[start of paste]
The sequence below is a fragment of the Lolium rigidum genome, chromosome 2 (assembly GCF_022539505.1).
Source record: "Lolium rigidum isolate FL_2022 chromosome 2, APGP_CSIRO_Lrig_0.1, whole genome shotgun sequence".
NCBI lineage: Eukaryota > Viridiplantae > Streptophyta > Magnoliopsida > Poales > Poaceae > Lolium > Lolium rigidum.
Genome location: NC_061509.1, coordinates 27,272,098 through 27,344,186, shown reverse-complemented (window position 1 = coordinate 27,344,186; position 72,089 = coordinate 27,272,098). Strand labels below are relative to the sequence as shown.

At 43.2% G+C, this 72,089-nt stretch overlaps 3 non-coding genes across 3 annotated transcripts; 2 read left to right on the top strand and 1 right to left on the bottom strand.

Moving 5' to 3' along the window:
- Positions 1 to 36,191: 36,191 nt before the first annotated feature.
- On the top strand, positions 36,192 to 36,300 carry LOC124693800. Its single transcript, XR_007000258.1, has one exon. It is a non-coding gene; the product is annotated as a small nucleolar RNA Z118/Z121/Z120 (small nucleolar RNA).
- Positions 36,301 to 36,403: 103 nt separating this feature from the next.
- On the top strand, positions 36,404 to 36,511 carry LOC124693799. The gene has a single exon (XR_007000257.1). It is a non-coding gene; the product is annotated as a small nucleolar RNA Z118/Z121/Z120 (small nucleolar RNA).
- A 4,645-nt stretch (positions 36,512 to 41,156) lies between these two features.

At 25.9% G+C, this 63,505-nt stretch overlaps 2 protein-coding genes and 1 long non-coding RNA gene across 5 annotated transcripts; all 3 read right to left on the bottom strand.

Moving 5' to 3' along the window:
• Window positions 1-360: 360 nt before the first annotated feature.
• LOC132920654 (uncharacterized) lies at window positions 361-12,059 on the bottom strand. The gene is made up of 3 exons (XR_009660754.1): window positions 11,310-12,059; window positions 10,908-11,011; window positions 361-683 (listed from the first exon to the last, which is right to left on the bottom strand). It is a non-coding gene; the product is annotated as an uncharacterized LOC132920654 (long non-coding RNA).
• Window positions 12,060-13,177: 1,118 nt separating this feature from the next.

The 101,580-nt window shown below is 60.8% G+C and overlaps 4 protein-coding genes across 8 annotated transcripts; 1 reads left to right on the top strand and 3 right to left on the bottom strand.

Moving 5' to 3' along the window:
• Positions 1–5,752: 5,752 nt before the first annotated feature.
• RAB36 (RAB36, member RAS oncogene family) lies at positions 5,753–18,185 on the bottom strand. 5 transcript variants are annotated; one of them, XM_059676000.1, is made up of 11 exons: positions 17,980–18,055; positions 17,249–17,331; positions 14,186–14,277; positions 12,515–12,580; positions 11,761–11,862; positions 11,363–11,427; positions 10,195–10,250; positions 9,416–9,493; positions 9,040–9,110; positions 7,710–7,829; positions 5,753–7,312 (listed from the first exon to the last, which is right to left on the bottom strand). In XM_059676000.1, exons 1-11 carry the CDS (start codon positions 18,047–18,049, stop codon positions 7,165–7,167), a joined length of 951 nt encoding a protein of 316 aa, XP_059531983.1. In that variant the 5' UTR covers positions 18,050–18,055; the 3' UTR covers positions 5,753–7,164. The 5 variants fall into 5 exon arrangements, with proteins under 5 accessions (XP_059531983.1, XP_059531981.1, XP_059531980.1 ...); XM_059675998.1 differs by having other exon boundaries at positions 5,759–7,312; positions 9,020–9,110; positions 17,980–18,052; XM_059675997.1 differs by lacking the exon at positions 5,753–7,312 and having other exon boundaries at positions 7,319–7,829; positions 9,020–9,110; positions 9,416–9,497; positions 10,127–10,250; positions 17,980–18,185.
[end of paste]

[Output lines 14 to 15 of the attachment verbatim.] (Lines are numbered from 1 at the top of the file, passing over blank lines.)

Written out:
• Window positions 1-360: 360 nt before the first annotated feature.
• LOC132920654 (uncharacterized) lies at window positions 361-12,059 on the bottom strand. The gene is made up of 3 exons (XR_009660754.1): window positions 11,310-12,059; window positions 10,908-11,011; window positions 361-683 (listed from the first exon to the last, which is right to left on the bottom strand). It is a non-coding gene; the product is annotated as an uncharacterized LOC132920654 (long non-coding RNA).